Let’s be clear: the Super Smash Bro shadow is everywhere in MultiVersus. At least during his early games. It’s in the patented platform brawler formula and the chaotic batch development. But, unlike the many substitutes that have appeared over the years, what sets this Smash starring Warner Bros. superstars apart is not its fighters, but its promising free-to-play format, its daring cross-platform characters, and that wise approach to the Nintendo game’s greatest flaw: the online experience. All of these factors combine to work to their advantage.
Player First Games, the company behind MultiVersus, is well aware that comparisons to Super Smash Bros. are advantageous to them, and instead of denying it, they use it as a springboard to display as many icons as possible from universes as diverse as DC Comics, Looney Tunes, Cartoon Network, and even Game of Thrones. Characters who have dominated the small screen for decades and continue to captivate new generations while also excelling in the fighting genre
Even Norville “Shaggy” Rogers from the Scooby Doo adventures performs Street Fighter tactics and even releases Super Saiyan powers on television, as shown below.
How can you bring characters from such disparate universes together in a combat game without things getting out of hand or out of sync?
That is precisely one of MultiVersus’ greatest achievements: each of the Warner Bros. stars is addressed in a distinct and individual way, ensuring that they are completely true to themselves. Or, even better, that they are recognised on the screen even when they are not playing.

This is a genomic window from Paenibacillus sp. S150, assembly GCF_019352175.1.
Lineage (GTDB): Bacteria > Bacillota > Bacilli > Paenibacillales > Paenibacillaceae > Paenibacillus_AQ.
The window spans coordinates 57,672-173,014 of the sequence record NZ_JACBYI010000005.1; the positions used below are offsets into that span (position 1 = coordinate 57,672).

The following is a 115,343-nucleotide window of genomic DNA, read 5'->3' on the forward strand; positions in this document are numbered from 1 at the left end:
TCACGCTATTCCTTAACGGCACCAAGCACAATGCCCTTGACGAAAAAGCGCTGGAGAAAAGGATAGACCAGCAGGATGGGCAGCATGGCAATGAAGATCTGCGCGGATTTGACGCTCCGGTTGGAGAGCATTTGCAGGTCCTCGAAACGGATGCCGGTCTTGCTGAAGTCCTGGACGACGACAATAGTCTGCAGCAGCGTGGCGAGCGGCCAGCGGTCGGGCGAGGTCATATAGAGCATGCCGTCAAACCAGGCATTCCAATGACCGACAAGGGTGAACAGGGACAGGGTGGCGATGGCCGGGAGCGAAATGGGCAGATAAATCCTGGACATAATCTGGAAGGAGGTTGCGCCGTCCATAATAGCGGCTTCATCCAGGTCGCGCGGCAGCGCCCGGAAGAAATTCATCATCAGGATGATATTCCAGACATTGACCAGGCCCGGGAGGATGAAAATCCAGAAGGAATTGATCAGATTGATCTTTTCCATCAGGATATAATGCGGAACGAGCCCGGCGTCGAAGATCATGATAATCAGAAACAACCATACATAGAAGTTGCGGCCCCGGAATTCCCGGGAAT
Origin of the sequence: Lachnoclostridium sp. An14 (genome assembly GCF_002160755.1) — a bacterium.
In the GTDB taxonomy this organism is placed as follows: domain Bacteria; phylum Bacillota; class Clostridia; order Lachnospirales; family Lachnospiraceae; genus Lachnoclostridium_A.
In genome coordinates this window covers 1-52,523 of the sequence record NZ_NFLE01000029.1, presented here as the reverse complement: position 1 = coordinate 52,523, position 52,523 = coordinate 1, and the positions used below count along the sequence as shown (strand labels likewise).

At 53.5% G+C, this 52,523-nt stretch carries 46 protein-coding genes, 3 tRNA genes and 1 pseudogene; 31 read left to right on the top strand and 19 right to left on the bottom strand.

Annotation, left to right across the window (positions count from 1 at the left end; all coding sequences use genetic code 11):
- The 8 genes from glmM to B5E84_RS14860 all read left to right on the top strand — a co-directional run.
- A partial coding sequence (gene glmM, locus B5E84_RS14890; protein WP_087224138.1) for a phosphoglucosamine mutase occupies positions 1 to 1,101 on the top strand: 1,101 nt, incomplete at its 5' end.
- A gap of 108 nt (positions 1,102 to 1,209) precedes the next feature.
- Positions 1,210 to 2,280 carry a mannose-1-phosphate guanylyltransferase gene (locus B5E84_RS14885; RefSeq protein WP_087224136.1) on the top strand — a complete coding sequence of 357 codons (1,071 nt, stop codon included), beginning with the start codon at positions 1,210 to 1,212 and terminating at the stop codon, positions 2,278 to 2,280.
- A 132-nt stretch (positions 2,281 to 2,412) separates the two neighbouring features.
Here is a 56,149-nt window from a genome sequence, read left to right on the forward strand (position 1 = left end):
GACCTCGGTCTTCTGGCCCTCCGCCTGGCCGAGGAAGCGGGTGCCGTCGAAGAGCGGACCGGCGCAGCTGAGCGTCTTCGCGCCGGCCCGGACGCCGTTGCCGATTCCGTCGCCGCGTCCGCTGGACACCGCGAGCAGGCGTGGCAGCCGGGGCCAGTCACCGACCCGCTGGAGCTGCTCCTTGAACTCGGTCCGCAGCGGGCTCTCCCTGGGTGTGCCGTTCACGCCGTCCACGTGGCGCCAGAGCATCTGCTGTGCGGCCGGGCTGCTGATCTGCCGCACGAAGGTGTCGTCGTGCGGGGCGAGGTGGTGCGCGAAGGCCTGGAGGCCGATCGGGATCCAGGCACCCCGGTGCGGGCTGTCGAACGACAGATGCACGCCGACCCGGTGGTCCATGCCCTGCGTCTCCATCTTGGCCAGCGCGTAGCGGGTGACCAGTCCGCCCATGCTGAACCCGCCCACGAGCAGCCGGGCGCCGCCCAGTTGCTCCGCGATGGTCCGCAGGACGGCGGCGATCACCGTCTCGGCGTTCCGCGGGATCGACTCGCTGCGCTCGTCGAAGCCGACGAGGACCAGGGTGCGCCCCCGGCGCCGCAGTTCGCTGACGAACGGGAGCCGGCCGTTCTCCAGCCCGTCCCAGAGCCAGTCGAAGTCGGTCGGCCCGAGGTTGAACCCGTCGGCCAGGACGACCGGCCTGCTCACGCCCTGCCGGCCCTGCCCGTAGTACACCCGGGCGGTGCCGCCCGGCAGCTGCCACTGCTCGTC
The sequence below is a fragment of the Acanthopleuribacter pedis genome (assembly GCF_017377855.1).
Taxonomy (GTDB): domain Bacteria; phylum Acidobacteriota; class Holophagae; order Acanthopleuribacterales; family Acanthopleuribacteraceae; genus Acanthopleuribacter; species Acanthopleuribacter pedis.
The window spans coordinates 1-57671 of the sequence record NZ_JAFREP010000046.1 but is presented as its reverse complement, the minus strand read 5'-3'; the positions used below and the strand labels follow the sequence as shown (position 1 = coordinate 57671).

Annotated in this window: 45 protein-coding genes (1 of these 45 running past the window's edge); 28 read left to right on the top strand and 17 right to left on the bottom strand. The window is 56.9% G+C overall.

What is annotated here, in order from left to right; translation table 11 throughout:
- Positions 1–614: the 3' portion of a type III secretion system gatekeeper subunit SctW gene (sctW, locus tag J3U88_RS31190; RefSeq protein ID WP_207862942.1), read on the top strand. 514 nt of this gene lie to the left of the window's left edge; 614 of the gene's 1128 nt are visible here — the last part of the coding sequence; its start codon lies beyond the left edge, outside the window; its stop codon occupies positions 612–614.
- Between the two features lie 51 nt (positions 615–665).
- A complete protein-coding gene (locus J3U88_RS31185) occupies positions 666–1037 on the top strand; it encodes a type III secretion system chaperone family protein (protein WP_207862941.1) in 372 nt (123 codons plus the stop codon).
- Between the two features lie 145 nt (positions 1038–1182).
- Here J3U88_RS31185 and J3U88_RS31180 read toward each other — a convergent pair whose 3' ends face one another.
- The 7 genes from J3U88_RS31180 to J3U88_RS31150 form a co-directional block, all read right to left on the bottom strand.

Not just in terms of special moves, but also in terms of getting Bugs Bunny to constantly remind us of the animations of Tex Avery or Chuck Jones, and that throughout the game, Finn and Jake make the same expressions and employ the same stances as in Adventure Time. Kevin Conroy and Tara Strong provide the voices of Batman and Harley Quinn, respectively. That’s how it should be.
There’s no doubt that Player First Games has done its homework when it comes to bringing Warner characters to a brawler that doesn’t stray too far from the Nintender crossover, which is critical, but the real challenge for the launch and future of MultiVersusreposa is another question: how is the game experience?
MultiVersus is a Smash game that can be played online.
The slogan of MultiVersus says it all: unusual allies, dynamic duos. You won’t miss the classic Super Smash Bros. modes in Warner’s platformer brawler, but the differences in the games’ dynamics within their main mode will quickly manifest themselves on the screen: you can smash buttons until the enemy is off the field of play, but those who best know how to play as a team will rise up with the long-awaited victory.
And there are global icons who are intended to collide in whatever medium through which they transit. Like Batman vs. Superman, even buddies can become ruthless adversaries. Many games have previously demonstrated this. But how can you develop a fighting video game that pits Arya Stark against Vilma de Scooby Doo and Bugs Bunny? Multiplayer not only nails the key, but also makes merging your individual skills the highlight of the game.
A note here: the first difference with Super Smash Bros. is that there is a class system in theory. The Nintendo game oversimplified it and quickly divided it into three genres (spadachn, karateka, and shooter); however, in MultiVersus, the concept takes on new dimensions: Bugs Bunny, the iconic Looney Tunes character, is a magician, as you can pull any nonsense from the hat during the game. Arya Stark (Game of Thrones) and Harley Quinn (DC Comics) are both assassins. Certainly!
From here on out, the playable principle is the same that Sakurai and Iwata conceived for the legendary Nintendo 64. On the screen are four characters, a setting with clearly defined boundaries, and a common goal: to hurl everyone who isn’t a member of our team beyond the edges and eliminate them. So far, it’s everything you’d expect from a Super Smash Bros. knockoff.
Multiplayer games are played with spectacular fluidity thanks to the blessed Netcode Rollback, even in the developing version that we were able to test.
Furthermore, it’s enjoyable to play across platforms; in the same battles, we’ve encountered PC, PlayStation, and Xbox gamers, and it’s as if we were all sharing a sofa.